With the ticket reminding male punters that a collared shirt is necessary to gain entry, I’m left rummaging through piles of hoodies and trackpants in order to find some adequate smart casual club wear. Arriving at the casino, it’s clear that others have opted for the Tarocash/Industrie route of clothing à la Year 10 high school formal, complete with pointy leather shoes and copious amounts of hair gel to craft indestructible slick-backs that could withstand the force of a hurricane or a very strong air conditioner.

Sliding through the maze of pokie machines, blackjack tables and people who look like they haven’t slept in awhile, we finally find the Marquee doors and are subjected to numerous ID checks and sturdy security guards. Despite all of the bright lights, colourful screens and seductive waitresses, it’s hard to shake the overall feeling that the casino is depressing as fuck – especially if you’re not here to get the cold prawns and tartar sauce from the buffet restaurant.

Once inside, the bar queues are short, making the $12 vodkas much easier to swallow. There is your usual crew of house music jerk-offs, munted punters who get so cooked that they forget basic human manners, and regular people who are probably attending this gig out of curiosity. Either that, or one of their friends is rich enough to get table service, which consists of ladies pouring Belvedere on request. When the Belvedere isn’t being served, it’s locked in a cute clear cabinet on your table, letting everyone know that you’re drinking a beverage that deserves its own miniature bedroom.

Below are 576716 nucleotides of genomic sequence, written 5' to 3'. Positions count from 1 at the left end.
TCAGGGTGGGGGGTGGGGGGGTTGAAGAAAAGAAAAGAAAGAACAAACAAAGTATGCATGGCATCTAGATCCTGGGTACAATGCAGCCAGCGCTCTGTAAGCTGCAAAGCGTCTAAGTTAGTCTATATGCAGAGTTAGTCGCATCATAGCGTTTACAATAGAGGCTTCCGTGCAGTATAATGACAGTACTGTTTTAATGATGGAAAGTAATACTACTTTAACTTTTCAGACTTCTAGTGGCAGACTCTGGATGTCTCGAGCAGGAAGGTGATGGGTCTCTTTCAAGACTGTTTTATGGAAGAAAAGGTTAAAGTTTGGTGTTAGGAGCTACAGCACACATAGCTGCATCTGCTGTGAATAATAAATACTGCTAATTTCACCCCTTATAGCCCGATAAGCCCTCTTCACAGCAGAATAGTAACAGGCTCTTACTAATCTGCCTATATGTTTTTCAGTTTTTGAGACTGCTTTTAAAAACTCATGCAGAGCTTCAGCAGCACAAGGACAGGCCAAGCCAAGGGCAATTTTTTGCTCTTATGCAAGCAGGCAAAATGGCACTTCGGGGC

By the time Paris climbs onstage, it’s 1:20am – just in time for the lockout laws, if the casino were subjected to any – and the croaky-voiced DJ welcomes Sydney to a thunderous applause. The dancefloor is crammed with people holding their smartphones high in the air hoping to grab a selfie with Paris, or sending Snapchat videos to their friends who couldn’t be bothered forking out 35 bucks to relive The Simple Life in EDM form.

From the back of the room, the sea of smartphones is so thick that you can only see Paris’ hands waving in the air – dressed in gloves that have been decorated as kittens – as she churns out throwback rock anthems by Nirvana, Red Hot Chili Peppers, Oasis and The White Stripes mixed with big room house, plus trap bangers from O.T. Genasis and the ilk.

Marquee’s clean sound system does nothing to help the clunky transitions and mixing when Paris is onstage. She tells the Sydney crowd that they party harder than Ibiza, and stops them for not one, but two mid-set Mannequin Challenges. Just like dabbing and every other dance phenomenon except for the Macarena, I can’t say that I’m a fan of the Mannequin Challenge, but it does give me a chance to listen to the intro of Rae Sremmurd & Gucci Mane’s ‘Black Beatles’ in peace while the whole room stands still. On a night like this, that’s extremely comforting and a few seconds of serene bliss in an otherwise messy affair.

As we head into the early hours of the morning, I am growing tired, increasingly jaded and begin to realise how truly terrible wearing a collared shirt is. We decide to head down to the dancefloor to see Paris up close, hoping for some sort of adrenaline boost with the slight change of environment. In the midst of the action, some guy next to me starts yelling ‘SUCK MY DICK’ repeatedly at Paris, and that’s when we decide to call it a night.

Paris Hilton’s gig was strange and slightly uncomfortable. While the novelty and fun factor was definitely there, it was overridden by a rather predictable set that was executed clumsily. Not taking anything away from any of Paris’ other achievements in the past, it appears that DJing isn’t quite her forte – but despite all of this, she probably sold a fuckload of fragrances. That was the point of this whole tour, wasn’t it?

Client: Life Without Andy

Date: November 22, 2016

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© 2014 Christopher Kevin Au